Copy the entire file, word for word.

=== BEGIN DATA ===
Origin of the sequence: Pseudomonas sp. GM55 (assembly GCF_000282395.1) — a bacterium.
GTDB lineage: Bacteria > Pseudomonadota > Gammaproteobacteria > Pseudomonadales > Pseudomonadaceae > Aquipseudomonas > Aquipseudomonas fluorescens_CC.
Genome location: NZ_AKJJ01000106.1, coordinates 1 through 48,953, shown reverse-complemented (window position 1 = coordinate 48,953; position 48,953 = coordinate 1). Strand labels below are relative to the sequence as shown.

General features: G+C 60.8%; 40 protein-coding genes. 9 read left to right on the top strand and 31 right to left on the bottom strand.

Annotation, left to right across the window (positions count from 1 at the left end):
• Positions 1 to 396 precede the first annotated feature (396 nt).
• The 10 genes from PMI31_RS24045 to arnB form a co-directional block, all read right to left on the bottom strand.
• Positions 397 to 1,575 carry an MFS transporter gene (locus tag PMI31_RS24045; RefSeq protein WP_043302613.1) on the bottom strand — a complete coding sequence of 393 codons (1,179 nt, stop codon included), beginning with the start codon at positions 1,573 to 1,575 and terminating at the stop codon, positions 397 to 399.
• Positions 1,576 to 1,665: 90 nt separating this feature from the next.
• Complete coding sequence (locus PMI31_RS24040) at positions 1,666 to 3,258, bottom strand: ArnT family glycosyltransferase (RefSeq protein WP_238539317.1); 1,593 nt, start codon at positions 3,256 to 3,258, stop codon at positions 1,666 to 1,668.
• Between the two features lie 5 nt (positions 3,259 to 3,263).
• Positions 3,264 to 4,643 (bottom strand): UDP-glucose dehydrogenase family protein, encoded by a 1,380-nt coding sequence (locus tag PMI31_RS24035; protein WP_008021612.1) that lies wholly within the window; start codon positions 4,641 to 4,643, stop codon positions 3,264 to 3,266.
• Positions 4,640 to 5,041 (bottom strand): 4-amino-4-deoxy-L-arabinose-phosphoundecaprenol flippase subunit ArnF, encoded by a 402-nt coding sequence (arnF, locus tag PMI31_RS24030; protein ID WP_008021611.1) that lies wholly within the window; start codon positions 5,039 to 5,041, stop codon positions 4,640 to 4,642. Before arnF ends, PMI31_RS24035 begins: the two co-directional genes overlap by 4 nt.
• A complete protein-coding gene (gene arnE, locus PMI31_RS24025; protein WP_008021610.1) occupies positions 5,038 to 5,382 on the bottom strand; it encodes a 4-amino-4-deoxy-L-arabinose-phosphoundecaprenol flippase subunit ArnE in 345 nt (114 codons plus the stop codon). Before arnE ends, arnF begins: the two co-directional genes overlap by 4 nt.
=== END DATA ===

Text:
Origin of the sequence: Pseudomonas sp. GM55 (assembly GCF_000282395.1) — a bacterium.
GTDB lineage: Bacteria > Pseudomonadota > Gammaproteobacteria > Pseudomonadales > Pseudomonadaceae > Aquipseudomonas > Aquipseudomonas fluorescens_CC.
Genome location: NZ_AKJJ01000106.1, coordinates 1 through 48,953, shown reverse-complemented (window position 1 = coordinate 48,953; position 48,953 = coordinate 1). Strand labels below are relative to the sequence as shown.

General features: G+C 60.8%; 40 protein-coding genes. 9 read left to right on the top strand and 31 right to left on the bottom strand.

Annotation, left to right across the window (positions count from 1 at the left end):
• Positions 1 to 396 precede the first annotated feature (396 nt).
• The 10 genes from PMI31_RS24045 to arnB form a co-directional block, all read right to left on the bottom strand.
• Positions 397 to 1,575 carry an MFS transporter gene (locus tag PMI31_RS24045; RefSeq protein WP_043302613.1) on the bottom strand — a complete coding sequence of 393 codons (1,179 nt, stop codon included), beginning with the start codon at positions 1,573 to 1,575 and terminating at the stop codon, positions 397 to 399.
• Positions 1,576 to 1,665: 90 nt separating this feature from the next.
• Complete coding sequence (locus PMI31_RS24040) at positions 1,666 to 3,258, bottom strand: ArnT family glycosyltransferase (RefSeq protein WP_238539317.1); 1,593 nt, start codon at positions 3,256 to 3,258, stop codon at positions 1,666 to 1,668.
• Between the two features lie 5 nt (positions 3,259 to 3,263).
• Positions 3,264 to 4,643 (bottom strand): UDP-glucose dehydrogenase family protein, encoded by a 1,380-nt coding sequence (locus tag PMI31_RS24035; protein WP_008021612.1) that lies wholly within the window; start codon positions 4,641 to 4,643, stop codon positions 3,264 to 3,266.
• Positions 4,640 to 5,041 (bottom strand): 4-amino-4-deoxy-L-arabinose-phosphoundecaprenol flippase subunit ArnF, encoded by a 402-nt coding sequence (arnF, locus tag PMI31_RS24030; protein ID WP_008021611.1) that lies wholly within the window; start codon positions 5,039 to 5,041, stop codon positions 4,640 to 4,642. Before arnF ends, PMI31_RS24035 begins: the two co-directional genes overlap by 4 nt.
• A complete protein-coding gene (gene arnE, locus PMI31_RS24025; protein WP_008021610.1) occupies positions 5,038 to 5,382 on the bottom strand; it encodes a 4-amino-4-deoxy-L-arabinose-phosphoundecaprenol flippase subunit ArnE in 345 nt (114 codons plus the stop codon). Before arnE ends, arnF begins: the two co-directional genes overlap by 4 nt.